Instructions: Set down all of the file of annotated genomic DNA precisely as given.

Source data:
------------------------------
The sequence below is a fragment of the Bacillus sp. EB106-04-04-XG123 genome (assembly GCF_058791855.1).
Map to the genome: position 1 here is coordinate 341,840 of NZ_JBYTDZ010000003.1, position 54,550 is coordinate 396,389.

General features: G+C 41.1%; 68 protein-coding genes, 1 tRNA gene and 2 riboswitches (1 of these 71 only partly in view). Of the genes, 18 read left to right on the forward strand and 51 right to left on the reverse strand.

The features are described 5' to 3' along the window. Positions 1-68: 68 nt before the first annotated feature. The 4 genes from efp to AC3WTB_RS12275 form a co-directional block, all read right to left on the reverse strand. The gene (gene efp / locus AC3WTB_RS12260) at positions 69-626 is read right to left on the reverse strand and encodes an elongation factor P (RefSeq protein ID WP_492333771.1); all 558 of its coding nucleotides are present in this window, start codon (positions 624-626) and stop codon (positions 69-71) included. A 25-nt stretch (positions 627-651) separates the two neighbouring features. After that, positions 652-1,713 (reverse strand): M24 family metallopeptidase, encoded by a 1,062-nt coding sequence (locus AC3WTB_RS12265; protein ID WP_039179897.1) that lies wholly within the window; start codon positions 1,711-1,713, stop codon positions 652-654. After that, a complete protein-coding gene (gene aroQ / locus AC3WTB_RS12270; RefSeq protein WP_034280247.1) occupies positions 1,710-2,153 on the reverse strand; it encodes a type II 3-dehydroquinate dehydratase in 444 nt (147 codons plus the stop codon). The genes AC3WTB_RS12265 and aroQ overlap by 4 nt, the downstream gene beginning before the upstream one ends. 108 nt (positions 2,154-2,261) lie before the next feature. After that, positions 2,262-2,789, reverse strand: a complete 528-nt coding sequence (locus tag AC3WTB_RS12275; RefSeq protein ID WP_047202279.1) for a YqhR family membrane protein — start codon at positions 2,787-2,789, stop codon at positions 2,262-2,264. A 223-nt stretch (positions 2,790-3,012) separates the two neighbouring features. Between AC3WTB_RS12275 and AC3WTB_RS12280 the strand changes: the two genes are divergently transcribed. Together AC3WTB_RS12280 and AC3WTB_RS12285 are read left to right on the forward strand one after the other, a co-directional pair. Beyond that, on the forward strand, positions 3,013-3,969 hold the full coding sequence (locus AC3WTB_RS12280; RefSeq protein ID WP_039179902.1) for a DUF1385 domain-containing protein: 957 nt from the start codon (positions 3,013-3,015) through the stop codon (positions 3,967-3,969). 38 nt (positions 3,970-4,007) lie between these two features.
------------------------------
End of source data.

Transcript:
The sequence below is a fragment of the Bacillus sp. EB106-04-04-XG123 genome (assembly GCF_058791855.1).
Map to the genome: position 1 here is coordinate 341,840 of NZ_JBYTDZ010000003.1, position 54,550 is coordinate 396,389.

General features: G+C 41.1%; 68 protein-coding genes, 1 tRNA gene and 2 riboswitches (1 of these 71 only partly in view). Of the genes, 18 read left to right on the forward strand and 51 right to left on the reverse strand.

The features are described 5' to 3' along the window. Positions 1-68: 68 nt before the first annotated feature. The 4 genes from efp to AC3WTB_RS12275 form a co-directional block, all read right to left on the reverse strand. The gene (gene efp / locus AC3WTB_RS12260) at positions 69-626 is read right to left on the reverse strand and encodes an elongation factor P (RefSeq protein ID WP_492333771.1); all 558 of its coding nucleotides are present in this window, start codon (positions 624-626) and stop codon (positions 69-71) included. A 25-nt stretch (positions 627-651) separates the two neighbouring features. After that, positions 652-1,713 (reverse strand): M24 family metallopeptidase, encoded by a 1,062-nt coding sequence (locus AC3WTB_RS12265; protein ID WP_039179897.1) that lies wholly within the window; start codon positions 1,711-1,713, stop codon positions 652-654. After that, a complete protein-coding gene (gene aroQ / locus AC3WTB_RS12270; RefSeq protein WP_034280247.1) occupies positions 1,710-2,153 on the reverse strand; it encodes a type II 3-dehydroquinate dehydratase in 444 nt (147 codons plus the stop codon). The genes AC3WTB_RS12265 and aroQ overlap by 4 nt, the downstream gene beginning before the upstream one ends. 108 nt (positions 2,154-2,261) lie before the next feature. After that, positions 2,262-2,789, reverse strand: a complete 528-nt coding sequence (locus tag AC3WTB_RS12275; RefSeq protein ID WP_047202279.1) for a YqhR family membrane protein — start codon at positions 2,787-2,789, stop codon at positions 2,262-2,264. A 223-nt stretch (positions 2,790-3,012) separates the two neighbouring features. Between AC3WTB_RS12275 and AC3WTB_RS12280 the strand changes: the two genes are divergently transcribed. Together AC3WTB_RS12280 and AC3WTB_RS12285 are read left to right on the forward strand one after the other, a co-directional pair. Beyond that, on the forward strand, positions 3,013-3,969 hold the full coding sequence (locus AC3WTB_RS12280; RefSeq protein ID WP_039179902.1) for a DUF1385 domain-containing protein: 957 nt from the start codon (positions 3,013-3,015) through the stop codon (positions 3,967-3,969). 38 nt (positions 3,970-4,007) lie between these two features.